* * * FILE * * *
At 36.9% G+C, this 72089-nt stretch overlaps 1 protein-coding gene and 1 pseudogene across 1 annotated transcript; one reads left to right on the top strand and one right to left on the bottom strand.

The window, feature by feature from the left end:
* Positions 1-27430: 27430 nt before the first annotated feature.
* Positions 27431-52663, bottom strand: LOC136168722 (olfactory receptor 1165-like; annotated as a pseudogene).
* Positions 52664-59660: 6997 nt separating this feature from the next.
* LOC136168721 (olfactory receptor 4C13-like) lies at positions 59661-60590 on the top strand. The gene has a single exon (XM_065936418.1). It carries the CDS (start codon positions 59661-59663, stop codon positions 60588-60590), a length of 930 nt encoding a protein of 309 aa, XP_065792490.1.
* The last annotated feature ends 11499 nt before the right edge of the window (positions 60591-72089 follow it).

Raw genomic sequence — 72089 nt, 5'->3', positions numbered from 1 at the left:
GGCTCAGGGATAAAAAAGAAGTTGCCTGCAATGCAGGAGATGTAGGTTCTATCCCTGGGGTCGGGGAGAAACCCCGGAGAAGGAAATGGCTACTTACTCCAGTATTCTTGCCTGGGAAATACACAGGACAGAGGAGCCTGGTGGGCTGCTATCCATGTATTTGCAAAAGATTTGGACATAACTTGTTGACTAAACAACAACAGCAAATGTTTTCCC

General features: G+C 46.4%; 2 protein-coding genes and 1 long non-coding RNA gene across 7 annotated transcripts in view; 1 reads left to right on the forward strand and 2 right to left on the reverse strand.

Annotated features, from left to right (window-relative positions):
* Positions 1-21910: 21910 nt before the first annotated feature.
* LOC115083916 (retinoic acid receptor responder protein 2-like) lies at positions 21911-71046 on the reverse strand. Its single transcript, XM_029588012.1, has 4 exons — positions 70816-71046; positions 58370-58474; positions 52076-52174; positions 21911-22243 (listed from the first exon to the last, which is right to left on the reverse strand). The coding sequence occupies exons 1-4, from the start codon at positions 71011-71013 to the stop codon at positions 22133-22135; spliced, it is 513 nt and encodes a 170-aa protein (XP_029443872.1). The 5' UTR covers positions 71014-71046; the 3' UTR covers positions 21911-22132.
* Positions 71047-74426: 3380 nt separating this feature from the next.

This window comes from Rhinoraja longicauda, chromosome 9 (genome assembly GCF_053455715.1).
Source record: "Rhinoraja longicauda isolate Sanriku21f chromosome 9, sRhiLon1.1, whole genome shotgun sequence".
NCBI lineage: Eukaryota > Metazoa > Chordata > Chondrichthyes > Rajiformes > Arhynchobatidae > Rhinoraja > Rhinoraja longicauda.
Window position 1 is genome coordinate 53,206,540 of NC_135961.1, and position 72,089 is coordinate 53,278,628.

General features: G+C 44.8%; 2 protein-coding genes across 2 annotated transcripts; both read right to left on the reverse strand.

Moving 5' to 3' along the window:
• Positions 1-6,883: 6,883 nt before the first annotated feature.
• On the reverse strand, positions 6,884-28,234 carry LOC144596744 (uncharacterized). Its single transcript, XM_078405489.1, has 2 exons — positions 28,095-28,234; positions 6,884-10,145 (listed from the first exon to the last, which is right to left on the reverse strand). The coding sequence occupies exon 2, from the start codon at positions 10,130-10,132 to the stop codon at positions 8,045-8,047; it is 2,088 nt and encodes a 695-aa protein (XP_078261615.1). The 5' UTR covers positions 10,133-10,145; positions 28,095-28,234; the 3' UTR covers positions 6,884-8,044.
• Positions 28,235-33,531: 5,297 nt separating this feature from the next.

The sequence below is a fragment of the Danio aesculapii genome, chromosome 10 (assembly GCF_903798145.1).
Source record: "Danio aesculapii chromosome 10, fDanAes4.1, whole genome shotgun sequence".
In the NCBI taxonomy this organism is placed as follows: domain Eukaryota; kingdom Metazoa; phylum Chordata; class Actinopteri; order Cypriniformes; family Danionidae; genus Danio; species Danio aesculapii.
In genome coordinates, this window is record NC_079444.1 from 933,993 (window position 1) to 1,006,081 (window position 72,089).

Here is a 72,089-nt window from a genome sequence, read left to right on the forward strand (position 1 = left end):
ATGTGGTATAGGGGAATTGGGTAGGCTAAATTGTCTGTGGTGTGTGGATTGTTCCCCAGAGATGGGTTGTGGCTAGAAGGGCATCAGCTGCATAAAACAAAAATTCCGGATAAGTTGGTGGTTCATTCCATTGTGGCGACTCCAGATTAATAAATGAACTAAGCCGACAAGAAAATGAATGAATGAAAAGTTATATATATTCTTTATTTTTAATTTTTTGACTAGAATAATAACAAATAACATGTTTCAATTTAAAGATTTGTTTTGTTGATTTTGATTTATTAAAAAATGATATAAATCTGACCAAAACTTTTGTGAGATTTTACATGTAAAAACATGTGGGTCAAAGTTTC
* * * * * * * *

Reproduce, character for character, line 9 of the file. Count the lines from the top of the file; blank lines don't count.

GGCTCAGGGATAAAAAAGAAGTTGCCTGCAATGCAGGAGATGTAGGTTCTATCCCTGGGGTCGGGGAGAAACCCCGGAGAAGGAAATGGCTACTTACTCCAGTATTCTTGCCTGGGAAATACACAGGACAGAGGAGCCTGGTGGGCTGCTATCCATGTATTTGCAAAAGATTTGGACATAACTTGTTGACTAAACAACAACAGCAAATGTTTTCCC